$$\begin{aligned}&W(\tilde{\phi }) = \dfrac{V(\phi (\tilde{\phi }))}{(8\pi )^2 G^2 \phi ^2}=\frac{V(\phi (\tilde{\phi }))}{(8\pi )^2}\exp {\left( -4\sqrt{\frac{2\pi G}{2\omega +3}}\tilde{\phi }\right) }.\nonumber \\ \end{aligned}$$
(32)
In the rescaled theory the probability of nucleation per unit of physical volume per time is given by
$$\begin{aligned} \bar{\Gamma } (\bar{t}) \equiv \dfrac{dP (\bar{t})}{d \bar{V} (\bar{t}) d\bar{t}} \,, \end{aligned}$$
(33)
where \(P (\bar{t})\) is the bubble probability of nucleation and \(\bar{V} (\bar{t})\) is the physical volume measured in the rescaled system at time \(\bar{t}\). Therefore, the equivalent rate in the original theory is given by
$$\begin{aligned} \Gamma (t) \equiv \frac{dP (t)}{dV(t) dt} = \dfrac{dP (\bar{t})}{\left( \Omega ^3 d \bar{V}\right) \left( \Omega d\bar{t}\right) } = \Omega ^{-4} (t) \bar{\Gamma } (\bar{t}), \end{aligned}$$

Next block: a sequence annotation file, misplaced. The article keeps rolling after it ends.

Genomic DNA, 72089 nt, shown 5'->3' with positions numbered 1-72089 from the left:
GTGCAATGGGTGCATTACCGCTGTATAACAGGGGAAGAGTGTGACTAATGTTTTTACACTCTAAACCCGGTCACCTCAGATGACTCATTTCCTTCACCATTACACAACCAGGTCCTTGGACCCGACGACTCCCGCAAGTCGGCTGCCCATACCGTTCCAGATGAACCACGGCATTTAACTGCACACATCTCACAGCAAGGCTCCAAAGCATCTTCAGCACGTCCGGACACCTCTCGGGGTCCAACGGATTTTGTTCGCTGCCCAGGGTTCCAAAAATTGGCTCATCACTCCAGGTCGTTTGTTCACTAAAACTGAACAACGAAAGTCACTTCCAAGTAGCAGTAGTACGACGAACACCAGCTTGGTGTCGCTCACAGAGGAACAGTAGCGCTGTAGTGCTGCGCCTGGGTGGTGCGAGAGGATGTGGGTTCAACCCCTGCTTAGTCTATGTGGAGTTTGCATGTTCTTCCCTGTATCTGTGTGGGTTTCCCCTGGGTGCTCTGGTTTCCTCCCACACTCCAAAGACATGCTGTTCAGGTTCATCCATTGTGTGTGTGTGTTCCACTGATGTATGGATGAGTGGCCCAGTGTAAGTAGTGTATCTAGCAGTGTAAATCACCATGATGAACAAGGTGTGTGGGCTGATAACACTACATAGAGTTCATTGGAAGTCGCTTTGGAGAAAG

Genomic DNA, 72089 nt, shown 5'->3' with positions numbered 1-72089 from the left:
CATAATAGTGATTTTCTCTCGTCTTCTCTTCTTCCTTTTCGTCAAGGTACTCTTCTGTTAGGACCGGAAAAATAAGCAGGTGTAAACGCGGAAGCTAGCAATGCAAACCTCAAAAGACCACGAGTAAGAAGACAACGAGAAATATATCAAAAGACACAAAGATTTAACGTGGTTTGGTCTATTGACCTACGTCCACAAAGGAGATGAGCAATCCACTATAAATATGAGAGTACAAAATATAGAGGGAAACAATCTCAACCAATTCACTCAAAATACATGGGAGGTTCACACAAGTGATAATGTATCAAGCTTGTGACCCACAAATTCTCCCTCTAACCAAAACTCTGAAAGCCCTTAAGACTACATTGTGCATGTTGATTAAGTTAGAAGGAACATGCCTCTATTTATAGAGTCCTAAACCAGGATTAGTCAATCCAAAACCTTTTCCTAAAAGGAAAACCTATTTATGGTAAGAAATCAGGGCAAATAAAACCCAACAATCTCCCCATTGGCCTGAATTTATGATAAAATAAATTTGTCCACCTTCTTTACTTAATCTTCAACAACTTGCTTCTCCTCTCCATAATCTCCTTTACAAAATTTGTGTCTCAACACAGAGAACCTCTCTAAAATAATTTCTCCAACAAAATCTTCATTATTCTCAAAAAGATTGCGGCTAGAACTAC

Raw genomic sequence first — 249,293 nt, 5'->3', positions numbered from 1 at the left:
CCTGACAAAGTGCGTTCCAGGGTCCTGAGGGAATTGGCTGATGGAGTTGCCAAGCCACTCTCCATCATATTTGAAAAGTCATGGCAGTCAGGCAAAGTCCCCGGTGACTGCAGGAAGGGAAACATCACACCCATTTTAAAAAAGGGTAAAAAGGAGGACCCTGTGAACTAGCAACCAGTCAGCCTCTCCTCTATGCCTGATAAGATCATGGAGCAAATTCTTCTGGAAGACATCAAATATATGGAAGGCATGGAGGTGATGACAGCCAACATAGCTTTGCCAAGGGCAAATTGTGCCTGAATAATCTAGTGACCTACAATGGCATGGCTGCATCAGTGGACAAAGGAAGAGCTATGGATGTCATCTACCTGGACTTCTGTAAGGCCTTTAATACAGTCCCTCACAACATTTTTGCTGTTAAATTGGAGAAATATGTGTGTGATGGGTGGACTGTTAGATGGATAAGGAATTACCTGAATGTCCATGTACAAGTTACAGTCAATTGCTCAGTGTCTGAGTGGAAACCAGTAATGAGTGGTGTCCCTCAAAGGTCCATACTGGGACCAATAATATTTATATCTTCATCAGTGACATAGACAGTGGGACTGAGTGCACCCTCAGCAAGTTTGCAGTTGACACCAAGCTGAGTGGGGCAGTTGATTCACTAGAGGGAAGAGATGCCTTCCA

(34)
where we have used that \(P(t)=P\left[ \bar{t}(t)\right] \), see Ref. [76].

In the rescaled formulation of the theory, the gravitational interaction has the standard form, and so we can expect gravitational effects similar to those of the standard theory.

Nevertheless as it is usually, in order to eliminate the problem of predicting the reaction of the geometry to an essentially a-causal quantum jump (the materialization of the bubble), we neglect during this computation the gravitational back-reaction of the bubble onto the space-time geometry. The gravitational back-reaction of the bubble will be consider in the next Section when we study the evolution of the bubble after its materialization. Thus, in this approach only the matter field \(\psi \) remains as a dynamical quantity in the action (30). Then, by following Ref. [76] we determinate the rate of nucleation of a bubble of true vacuum in the remaining dynamical theory for the field \(\psi \). The nucleation rate \( \bar{\Gamma } \) is given by